In works involving non-humans (whether it be anthropomorphic beings, mythological creatures, or aliens) having sex, there's a tendency for everything to still use a human-style sexual system (most visible in the penises). Everything will have sex organs based around humans of a size that allows the owners to copulate with each other as the plot demands. Often, this manifests itself as a differently-colored human penis/vagina, but even when some design consideration is given towards making them look more like the species the creature is based on, they still have a tendency towards human proportions. And human stimulation—it's believed that primates and dolphins are the only creatures that copulate when not fertile.
In Real Life, the genitalia of even closely related species often have significant differences, making cross-species coupling impossible, even if they both follow the "Sword and Sheath" model.
Makes the lovers able to consummate an Interspecies Romance, if humans are involved. Compare Non-Mammal Mammaries. Contrast Exotic Equipment. Not to be confused with Ikea Erotica, though more than a few poorly-written SF/F stories have involved both.
- Played completely straight with Humans and Zentraedi in Macross (and by extension, Robotech's adaptation of Super Dimension Fortress Macross): the two species can have children without any sort of outside aid, as seen when Max and Milia have a daughter shortly after getting married. It's justified in the Macross continuity by the fact that the two races are almost genetically identical due to both being created by the Protoculture, with Human-Zentraedi hybrids having become a common sight in the later series. In fact, all the Protoculture-influenced humanoid species seem to be compatible with each other; for example, depending on what source you're looking at, Mikhail might actually be part-Zolan (who are a marsupial species)note .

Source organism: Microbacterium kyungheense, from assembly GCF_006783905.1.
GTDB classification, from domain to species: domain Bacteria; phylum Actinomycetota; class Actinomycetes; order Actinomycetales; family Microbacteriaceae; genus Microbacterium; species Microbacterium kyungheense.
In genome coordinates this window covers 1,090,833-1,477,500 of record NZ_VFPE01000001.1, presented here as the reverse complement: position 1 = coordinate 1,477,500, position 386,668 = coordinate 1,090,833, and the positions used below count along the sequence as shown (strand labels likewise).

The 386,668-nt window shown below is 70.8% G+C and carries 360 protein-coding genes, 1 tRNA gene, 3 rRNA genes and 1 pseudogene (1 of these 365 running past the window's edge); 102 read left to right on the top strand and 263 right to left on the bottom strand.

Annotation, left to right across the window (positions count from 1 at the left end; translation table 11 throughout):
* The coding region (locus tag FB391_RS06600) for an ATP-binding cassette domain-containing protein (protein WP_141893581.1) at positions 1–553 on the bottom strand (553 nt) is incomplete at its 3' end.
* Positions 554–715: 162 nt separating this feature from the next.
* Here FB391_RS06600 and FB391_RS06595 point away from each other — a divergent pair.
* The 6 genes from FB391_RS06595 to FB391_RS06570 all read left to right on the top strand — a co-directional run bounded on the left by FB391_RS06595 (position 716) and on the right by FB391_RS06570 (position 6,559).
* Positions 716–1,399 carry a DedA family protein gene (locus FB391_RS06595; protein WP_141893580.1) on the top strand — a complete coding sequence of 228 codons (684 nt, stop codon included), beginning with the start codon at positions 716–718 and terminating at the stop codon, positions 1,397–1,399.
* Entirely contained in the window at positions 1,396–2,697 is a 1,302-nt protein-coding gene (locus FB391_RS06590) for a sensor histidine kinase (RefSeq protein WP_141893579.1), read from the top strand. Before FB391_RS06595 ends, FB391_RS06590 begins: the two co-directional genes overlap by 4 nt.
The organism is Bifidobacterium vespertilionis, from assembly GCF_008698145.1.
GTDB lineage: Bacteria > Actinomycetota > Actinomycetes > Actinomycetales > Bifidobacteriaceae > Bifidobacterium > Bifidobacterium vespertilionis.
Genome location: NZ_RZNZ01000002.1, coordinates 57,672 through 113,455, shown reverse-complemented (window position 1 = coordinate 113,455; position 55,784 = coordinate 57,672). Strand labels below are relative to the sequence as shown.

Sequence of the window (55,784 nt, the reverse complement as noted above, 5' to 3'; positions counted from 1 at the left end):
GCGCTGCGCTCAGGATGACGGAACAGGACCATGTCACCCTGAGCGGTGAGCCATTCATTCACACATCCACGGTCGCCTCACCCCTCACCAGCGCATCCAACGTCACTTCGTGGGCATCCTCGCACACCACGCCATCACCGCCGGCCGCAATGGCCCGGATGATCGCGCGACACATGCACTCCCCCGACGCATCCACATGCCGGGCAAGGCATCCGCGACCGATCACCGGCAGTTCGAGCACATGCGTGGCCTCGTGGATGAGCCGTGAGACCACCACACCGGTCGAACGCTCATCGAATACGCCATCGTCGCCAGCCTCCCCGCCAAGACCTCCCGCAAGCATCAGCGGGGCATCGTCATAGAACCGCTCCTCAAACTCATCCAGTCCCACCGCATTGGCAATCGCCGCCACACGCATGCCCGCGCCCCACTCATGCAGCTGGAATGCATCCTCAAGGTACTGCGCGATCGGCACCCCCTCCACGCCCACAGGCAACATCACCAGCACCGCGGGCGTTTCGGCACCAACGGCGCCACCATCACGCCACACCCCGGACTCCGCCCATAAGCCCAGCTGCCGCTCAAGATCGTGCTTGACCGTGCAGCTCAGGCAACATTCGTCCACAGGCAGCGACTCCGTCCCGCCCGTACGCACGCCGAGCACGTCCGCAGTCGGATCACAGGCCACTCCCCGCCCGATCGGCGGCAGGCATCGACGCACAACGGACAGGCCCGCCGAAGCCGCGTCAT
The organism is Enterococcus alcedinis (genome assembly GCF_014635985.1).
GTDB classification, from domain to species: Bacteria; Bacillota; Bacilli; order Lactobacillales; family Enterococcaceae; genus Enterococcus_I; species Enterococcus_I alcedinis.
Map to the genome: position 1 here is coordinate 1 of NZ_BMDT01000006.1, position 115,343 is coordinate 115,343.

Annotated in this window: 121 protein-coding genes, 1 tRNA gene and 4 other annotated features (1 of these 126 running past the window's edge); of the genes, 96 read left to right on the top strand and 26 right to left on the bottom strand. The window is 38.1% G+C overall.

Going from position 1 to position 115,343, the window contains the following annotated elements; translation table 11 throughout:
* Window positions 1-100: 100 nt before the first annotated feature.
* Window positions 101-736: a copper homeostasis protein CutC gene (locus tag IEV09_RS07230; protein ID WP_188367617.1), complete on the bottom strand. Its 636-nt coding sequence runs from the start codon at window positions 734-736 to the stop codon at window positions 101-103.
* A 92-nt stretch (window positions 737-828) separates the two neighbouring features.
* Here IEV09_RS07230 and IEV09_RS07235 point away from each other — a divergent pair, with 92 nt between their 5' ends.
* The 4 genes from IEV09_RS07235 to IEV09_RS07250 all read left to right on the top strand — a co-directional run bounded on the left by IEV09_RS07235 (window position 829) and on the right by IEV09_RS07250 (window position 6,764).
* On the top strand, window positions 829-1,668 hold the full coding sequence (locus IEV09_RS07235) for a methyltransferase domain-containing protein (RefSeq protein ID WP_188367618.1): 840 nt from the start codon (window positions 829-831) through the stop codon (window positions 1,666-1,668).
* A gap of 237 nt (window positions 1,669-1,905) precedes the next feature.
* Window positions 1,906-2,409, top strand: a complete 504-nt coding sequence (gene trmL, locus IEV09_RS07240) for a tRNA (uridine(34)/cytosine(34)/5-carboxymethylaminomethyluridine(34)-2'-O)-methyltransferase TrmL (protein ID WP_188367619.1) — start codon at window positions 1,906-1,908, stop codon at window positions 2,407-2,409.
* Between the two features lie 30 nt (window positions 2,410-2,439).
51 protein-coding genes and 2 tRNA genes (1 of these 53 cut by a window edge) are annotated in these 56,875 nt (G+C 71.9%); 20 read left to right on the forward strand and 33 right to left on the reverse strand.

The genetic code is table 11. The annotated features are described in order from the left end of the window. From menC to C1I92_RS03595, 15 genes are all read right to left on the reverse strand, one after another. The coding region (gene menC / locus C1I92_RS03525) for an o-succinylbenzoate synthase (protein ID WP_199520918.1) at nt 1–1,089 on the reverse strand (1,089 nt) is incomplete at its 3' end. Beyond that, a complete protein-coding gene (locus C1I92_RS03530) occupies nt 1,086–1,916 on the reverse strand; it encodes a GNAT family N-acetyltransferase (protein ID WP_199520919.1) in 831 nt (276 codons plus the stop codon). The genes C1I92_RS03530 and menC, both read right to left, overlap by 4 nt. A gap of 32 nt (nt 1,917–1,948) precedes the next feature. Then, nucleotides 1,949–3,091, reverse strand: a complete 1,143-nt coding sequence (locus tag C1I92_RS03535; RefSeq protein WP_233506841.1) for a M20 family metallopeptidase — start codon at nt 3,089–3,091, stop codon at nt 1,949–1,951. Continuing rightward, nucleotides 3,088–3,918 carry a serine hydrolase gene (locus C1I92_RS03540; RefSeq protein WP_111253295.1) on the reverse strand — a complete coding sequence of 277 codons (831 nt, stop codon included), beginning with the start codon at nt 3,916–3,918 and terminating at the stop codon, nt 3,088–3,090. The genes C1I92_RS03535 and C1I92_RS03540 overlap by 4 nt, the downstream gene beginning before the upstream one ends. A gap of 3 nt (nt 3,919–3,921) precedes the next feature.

- Ironwood uses this trope, although there it is mostly a case of the female genitalia of the fantasy races being compatible with human male equipment. The males occasionally have trouble finding the right spot but, once they do, there are no problems doing the deed.
- Tank Girl routinely gets it on with mutant/genetically engineered kangaroo Booga. His... equipment... is human. Probably for the best. Kangaroos have Exotic Equipment.
- XXXenophile switches between this and Exotic Equipment.
- Subverted, or at least downplayed heavily, in The Next Frontier. Despite the fact that in this particular 'verse the Kerbals have radically different reproductive biologynote from the aliens whose satellite TV they're watching, Jebediah enthusiastically declares that "a certain amount of creativity might be required, but I don't see any insurmountable compatibility issues so far" for purely recreational sex. It's immediately suggested that he hasn't been laid in far, far too long.